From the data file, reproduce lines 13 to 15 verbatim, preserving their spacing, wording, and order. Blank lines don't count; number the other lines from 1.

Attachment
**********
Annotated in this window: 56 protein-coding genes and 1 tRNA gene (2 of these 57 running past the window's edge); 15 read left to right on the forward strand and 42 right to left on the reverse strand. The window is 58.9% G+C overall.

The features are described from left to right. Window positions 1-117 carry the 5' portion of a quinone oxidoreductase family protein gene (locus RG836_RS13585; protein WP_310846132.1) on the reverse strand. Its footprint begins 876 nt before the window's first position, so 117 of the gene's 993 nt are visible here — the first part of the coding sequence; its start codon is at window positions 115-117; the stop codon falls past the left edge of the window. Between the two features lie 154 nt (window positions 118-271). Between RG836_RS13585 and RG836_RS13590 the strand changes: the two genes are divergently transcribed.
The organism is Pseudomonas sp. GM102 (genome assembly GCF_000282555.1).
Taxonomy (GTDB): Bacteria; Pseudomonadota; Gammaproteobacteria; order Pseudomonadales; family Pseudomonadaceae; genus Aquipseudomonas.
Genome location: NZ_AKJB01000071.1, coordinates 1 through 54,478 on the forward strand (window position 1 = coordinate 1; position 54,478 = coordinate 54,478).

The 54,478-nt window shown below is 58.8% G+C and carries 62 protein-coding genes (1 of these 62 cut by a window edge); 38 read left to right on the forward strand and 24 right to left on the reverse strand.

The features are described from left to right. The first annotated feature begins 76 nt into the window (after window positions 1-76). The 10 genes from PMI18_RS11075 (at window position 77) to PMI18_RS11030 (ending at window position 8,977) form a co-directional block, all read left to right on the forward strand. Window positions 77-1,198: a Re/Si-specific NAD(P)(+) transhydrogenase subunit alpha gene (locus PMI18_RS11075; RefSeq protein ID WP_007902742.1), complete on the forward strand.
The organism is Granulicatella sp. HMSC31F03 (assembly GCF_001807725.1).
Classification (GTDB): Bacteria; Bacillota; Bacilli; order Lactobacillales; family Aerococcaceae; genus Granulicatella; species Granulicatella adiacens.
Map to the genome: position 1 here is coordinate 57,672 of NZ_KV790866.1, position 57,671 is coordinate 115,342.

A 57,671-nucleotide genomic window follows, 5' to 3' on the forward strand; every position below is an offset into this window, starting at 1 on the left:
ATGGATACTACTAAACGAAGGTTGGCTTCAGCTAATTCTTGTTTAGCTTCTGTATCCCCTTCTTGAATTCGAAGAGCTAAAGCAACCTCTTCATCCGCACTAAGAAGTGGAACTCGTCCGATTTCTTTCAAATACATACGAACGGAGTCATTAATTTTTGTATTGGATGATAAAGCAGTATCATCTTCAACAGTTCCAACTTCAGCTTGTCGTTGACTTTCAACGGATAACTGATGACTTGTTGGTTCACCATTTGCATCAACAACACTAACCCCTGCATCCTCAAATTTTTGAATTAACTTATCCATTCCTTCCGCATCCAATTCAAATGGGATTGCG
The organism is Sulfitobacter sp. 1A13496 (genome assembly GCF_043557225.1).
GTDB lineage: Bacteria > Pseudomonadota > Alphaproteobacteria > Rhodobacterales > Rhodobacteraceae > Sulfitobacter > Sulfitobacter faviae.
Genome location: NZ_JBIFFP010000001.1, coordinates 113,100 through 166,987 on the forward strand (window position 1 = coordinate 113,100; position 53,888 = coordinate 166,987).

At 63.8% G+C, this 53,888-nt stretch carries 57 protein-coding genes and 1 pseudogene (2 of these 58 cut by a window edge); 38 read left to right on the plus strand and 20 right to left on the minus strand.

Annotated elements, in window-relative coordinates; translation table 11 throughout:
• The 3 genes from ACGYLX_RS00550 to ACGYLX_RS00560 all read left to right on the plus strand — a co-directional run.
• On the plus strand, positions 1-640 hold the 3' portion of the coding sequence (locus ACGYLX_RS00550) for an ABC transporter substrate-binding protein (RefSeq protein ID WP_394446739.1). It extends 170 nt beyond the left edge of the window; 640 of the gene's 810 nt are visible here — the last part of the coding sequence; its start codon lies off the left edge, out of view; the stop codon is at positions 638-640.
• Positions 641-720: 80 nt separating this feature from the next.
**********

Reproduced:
The organism is Sulfitobacter sp. 1A13496 (genome assembly GCF_043557225.1).
GTDB lineage: Bacteria > Pseudomonadota > Alphaproteobacteria > Rhodobacterales > Rhodobacteraceae > Sulfitobacter > Sulfitobacter faviae.
Genome location: NZ_JBIFFP010000001.1, coordinates 113,100 through 166,987 on the forward strand (window position 1 = coordinate 113,100; position 53,888 = coordinate 166,987).